Purim is a holiday celebration like no other
The McGills vary the tracks they drive their Land Rovers along to help prevent erosion. Rob drops me at the island’s northern tip by the skeleton of a southern right whale. The bleached bones and brittle sheets of baleen, the colour of dark amber, lie among rocks patterned with saffron yellow lichen, pale clumps of sea cabbage and wild celery. Along the shore, a loud burp from the tussock grass announces the presence of an elephant seal. I keep my distance, then notice three pairs of eyes watching me. The inquisitive, eagle-like striated caracara is rare in most of the islands, where it is known as a Johnny Rook, but it’s common enough on Carcass. The official advice is to keep a respectful distance from all wildlife. It is hard to follow this rule when some of the wildlife seems determined to pinch your sandwich, test the resilience of your rucksack or simply perch on your head.
Back at the settlement house, the 10 guests sit down to dinner. One of them, Georgina Strange, is a Falklander stopping on Carcass on her way home to even more remote New Island, a nature reserve part-run by her family. She and her friends are preparing Marmite-spread crackers for the five-hour boat trip the next morning. Georgina will stay on New Island for six or seven months unbroken, working on conservation projects, with a supply boat visiting every six weeks. ‘It’s proper wilderness,’ she says. ‘I miss going out to cafés and buying magazines.’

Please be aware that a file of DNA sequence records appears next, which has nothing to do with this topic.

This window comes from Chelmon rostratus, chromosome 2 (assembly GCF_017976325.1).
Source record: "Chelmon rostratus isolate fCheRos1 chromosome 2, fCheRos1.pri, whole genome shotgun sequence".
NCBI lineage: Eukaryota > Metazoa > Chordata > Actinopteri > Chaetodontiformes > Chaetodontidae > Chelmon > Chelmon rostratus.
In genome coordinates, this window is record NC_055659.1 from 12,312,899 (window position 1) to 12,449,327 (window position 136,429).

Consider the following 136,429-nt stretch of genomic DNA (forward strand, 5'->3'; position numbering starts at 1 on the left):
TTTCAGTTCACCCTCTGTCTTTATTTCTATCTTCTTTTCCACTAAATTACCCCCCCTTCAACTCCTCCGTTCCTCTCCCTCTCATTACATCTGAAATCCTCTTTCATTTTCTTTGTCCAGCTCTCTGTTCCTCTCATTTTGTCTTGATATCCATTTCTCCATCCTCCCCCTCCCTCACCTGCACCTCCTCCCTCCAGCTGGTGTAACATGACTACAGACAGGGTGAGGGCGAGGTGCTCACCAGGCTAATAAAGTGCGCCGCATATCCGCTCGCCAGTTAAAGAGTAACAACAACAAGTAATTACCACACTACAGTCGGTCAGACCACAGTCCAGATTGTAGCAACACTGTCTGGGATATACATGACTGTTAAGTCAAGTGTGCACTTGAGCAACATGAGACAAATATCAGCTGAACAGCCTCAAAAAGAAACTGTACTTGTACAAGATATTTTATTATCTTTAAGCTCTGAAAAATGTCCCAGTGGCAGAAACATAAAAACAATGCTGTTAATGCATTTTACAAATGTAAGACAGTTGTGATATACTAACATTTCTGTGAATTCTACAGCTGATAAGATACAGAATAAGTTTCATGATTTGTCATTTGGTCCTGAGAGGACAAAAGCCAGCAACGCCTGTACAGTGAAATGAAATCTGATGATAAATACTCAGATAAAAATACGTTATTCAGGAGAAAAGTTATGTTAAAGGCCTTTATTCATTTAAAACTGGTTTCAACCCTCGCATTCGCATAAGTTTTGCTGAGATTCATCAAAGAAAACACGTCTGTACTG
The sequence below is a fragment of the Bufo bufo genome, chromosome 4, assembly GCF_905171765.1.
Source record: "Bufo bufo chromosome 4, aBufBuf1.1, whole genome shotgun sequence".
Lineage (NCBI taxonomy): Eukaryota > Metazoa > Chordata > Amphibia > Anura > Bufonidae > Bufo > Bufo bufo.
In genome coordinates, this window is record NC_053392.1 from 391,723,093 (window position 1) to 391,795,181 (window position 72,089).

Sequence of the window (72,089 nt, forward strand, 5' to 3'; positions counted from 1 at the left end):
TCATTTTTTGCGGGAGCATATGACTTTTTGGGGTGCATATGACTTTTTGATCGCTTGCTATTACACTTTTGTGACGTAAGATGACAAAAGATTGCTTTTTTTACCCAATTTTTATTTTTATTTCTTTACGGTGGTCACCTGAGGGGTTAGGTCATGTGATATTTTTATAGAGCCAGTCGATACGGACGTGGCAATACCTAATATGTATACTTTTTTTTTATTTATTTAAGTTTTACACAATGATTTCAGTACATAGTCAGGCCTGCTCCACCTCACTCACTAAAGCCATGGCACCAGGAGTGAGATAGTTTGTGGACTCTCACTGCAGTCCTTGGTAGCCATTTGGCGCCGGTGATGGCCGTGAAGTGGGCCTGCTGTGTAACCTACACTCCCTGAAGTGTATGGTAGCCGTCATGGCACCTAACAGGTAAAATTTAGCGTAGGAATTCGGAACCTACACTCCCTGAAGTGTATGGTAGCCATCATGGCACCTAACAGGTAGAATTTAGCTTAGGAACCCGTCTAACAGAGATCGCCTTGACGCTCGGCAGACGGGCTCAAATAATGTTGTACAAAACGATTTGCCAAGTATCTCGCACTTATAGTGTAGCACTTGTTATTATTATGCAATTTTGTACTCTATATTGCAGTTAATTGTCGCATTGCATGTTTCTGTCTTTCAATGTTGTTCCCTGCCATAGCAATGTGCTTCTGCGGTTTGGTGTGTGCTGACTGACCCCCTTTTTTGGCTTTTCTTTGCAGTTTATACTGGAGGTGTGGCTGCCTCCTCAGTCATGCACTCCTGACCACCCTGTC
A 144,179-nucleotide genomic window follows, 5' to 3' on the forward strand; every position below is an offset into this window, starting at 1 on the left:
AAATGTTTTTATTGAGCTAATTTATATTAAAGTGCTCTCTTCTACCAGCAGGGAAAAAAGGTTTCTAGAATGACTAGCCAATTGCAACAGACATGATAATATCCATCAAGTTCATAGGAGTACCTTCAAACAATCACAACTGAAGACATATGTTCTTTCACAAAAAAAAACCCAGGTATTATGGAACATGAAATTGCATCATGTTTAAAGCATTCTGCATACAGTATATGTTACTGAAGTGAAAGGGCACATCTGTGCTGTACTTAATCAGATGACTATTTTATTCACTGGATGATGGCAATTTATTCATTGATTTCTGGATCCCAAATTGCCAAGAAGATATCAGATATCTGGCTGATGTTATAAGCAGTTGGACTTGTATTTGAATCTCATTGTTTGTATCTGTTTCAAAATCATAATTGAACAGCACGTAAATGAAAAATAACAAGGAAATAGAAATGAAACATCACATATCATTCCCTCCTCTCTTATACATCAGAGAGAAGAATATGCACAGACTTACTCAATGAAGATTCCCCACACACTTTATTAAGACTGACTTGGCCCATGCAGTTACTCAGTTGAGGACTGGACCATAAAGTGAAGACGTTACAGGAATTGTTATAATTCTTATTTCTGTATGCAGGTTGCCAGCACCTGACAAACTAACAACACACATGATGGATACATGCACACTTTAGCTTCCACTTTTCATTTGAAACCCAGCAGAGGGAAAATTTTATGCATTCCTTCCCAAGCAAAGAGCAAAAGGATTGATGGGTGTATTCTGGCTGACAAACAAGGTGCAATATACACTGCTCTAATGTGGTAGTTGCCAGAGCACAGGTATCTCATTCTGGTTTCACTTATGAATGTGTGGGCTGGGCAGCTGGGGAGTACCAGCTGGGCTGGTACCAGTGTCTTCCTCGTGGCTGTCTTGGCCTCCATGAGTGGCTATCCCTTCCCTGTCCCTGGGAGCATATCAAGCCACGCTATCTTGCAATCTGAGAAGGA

A generation ago, the wool-based economy of the islands was in decline and its population slowly ebbing away. As a distant outpost of a largely vanished empire, the Falklands had an uncertain future. However, today’s islanders are less inclined to see their home as an outpost and have plenty to feel proud of – from their efforts to restore local wildlife to the self-reliance and sense of community you see everywhere. By their nature, the Falklands may always be in a fragile position, but its people are prepared for this. Georgina has lived in Britain and Australia, but like most young Falklanders today she is staying on the islands.
‘I think you have to live somewhere else for a while – it’s unhealthy not to. But I’d say 90 per cent of people come back. It’s the freedom more than anything. Cities are fine, but life gets annoying with all the rules. On my island, something really interesting happens every day, even if it’s only tiny.’